To do so, farmers and beekeepers are counting on having enough healthy honeybees—about 1.8 million beehives are needed to do the job.
(Left) Kamprath Seeds Inc. agronomist Tom Johnson, addresses almond growers about the benefits of cover crops in orchards, including as bee forage. Photo/Christine Souza
Bob Curtis, director of agricultural affairs for the Almond Board of California, said concerns arise each year about whether there will be enough bees. Speaking at an Almond Board-led workshop in Woodland focused on bee health and pollination, Curtis described the annual pollination preparation as a balancing act.
"Over the last few years, we've had a sufficient supply of healthy bees for setting the crop," he said. "It's not a trivial issue and we're going to do everything we can to make sure that we've got that supply for pollination."
Much of Northern California has experienced above-average precipitation this winter, but by the time bloom begins in mid-February, almond growers hope the sun will shine long enough to allow bees to fly and do the job of pollination. Almond bloom usually begins in mid-February and continues until mid-March.
California State Beekeepers Association President Steve Godlin, a beekeeper from Tulare who recently returned from a honeybee conference in Texas, said beekeepers across the nation are reporting bee losses.
"We put the bees to bed in the winter with everything they need—big, strong hives—and still you have a percentage that just don't make it," Godlin said. "About a month ago, the amount of bees in the hive were the size of a basketball and now, they have dwindled down (in number)."
Beekeepers have attributed annual honeybee losses to a variety of factors, including lack of natural forage, drought, pest and disease problems such as the Varroa mite and damage related to application of crop-protection materials.
Many beekeepers have already moved at least two, eight-frame beehives into each acre of almonds. Godlin has started placing bees into almond orchards in Kings, Kern, Tulare, Stanislaus and San Joaquin counties. He said he hopes the bees "will do what they always do in the spring and start growing again."
Billy Synk, director of pollination programs at Project Apis m.—a group established by farmers and beekeepers to fund honeybee research—said he expects pollination to face challenges this year, as it does every year.
"I think the rain will cause some issues with moving hives in and out and in terms of supply, we always find that out as the bloom comes on," he said.
Project Apis m. operates a Seeds for Bees program, which offers almond growers seed mixes to plant cover crops that will help the orchard and provide bee forage. This year, Synk said, about 6,000 acres of cover crops have been planted in orchards in every almond-growing county in the state.
"We're sending out free cover-crop forage seed to almond growers so they can plant it, improve their soil and improve the health of their bees," he said. "This season, with all of the rain, one aspect of the cover crops is water infiltration, so rather than having water pool up on the top of the orchard floor after a rain event, it can follow the roots of these different cover crops."
Representing the host farm at the workshop last week, almond farmer Nick Edsall of Bullseye Farms explained to fellow growers the benefits of planting cover crops between the rows of his orchard.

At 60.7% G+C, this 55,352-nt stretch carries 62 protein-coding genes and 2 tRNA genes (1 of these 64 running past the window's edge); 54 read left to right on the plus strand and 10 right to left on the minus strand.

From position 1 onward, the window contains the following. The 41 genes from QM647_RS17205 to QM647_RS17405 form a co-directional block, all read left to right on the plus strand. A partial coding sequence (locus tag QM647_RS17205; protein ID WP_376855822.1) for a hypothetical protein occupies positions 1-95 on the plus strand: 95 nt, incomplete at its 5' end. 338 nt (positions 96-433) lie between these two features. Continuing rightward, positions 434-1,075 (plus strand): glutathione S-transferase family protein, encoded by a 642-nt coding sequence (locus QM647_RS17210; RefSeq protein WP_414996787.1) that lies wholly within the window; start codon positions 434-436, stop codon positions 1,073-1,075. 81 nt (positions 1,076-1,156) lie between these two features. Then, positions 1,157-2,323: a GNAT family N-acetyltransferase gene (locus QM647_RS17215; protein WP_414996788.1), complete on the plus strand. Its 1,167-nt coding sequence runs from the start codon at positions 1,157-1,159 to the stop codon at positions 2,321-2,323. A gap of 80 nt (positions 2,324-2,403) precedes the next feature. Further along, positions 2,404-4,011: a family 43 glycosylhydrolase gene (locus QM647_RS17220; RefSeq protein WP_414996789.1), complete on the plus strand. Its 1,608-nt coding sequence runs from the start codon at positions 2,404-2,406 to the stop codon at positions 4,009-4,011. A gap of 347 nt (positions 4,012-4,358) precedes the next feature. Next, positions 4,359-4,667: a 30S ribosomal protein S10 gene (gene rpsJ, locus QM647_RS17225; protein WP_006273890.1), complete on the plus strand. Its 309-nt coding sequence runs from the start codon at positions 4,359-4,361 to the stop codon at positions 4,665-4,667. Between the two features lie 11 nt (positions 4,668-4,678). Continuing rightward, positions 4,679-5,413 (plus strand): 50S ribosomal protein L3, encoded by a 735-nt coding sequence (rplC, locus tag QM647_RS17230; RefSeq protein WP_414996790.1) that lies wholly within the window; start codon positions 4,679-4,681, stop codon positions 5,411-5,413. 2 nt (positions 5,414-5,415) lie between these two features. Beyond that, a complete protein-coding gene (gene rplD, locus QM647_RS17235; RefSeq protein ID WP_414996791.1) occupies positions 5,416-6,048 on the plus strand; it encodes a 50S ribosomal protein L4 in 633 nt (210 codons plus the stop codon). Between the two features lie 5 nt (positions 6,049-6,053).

"We've done soil health cover crops like triticale, but we got some vetch, clover and mustard crops to see if we can benefit the soil and the bees at the same time," said Edsall, who added that his beekeeper, who is supplying him with more than 5,000 hives, feels optimistic about the health of the hives.
Through the Seeds for Bees program, Synk said, Project Apis m. has seen "definite and significant and immediate improvements in colony health during the time that they are foraging on the cover crops."
"Based on hard data and anecdotal evidence, forage on the landscape—whether it be a California almond orchard or pasture in North Dakota—is beneficial to the nation's bees," he said.
While beekeepers try to improve the health of their hives, pollination season draws another type of pest—the beehive thief.
Early last week, beekeeper Valeri Strachan-Severson of Yuba City reported the theft of close to 500 beehives she had contracted from Montana. The white hives with gray-painted lids were stolen from a location in southwest Yuba City. At around the same time, a neighbor lost an additional 250 hives. Strachan-Severson estimated the loss of her bees at $250,000.
"I'm absolutely devastated," she said. "It appeared to be all planned out. The suspects had a night of opportunity that they came in and hauled them all out. You lose bees because of the viruses, the mites, the pathogens—the normal things—and then you've got something like this on top of it—it gets so discouraging."
Tips for preventing bee theft include:
- Beekeepers should locate bees out of sight and off of the road, and mark hives, lids and frames with identifying information so that recovered bees can be traced back to their owner.
- Farmers paying for pollination services should verify that colonies in the orchard or field match with the contract they have with their beekeeper.
(Christine Souza is an assistant editor of Ag Alert. She may be contacted at firstname.lastname@example.org.)
Source: Reprinted with permission: California Farm Bureau Federation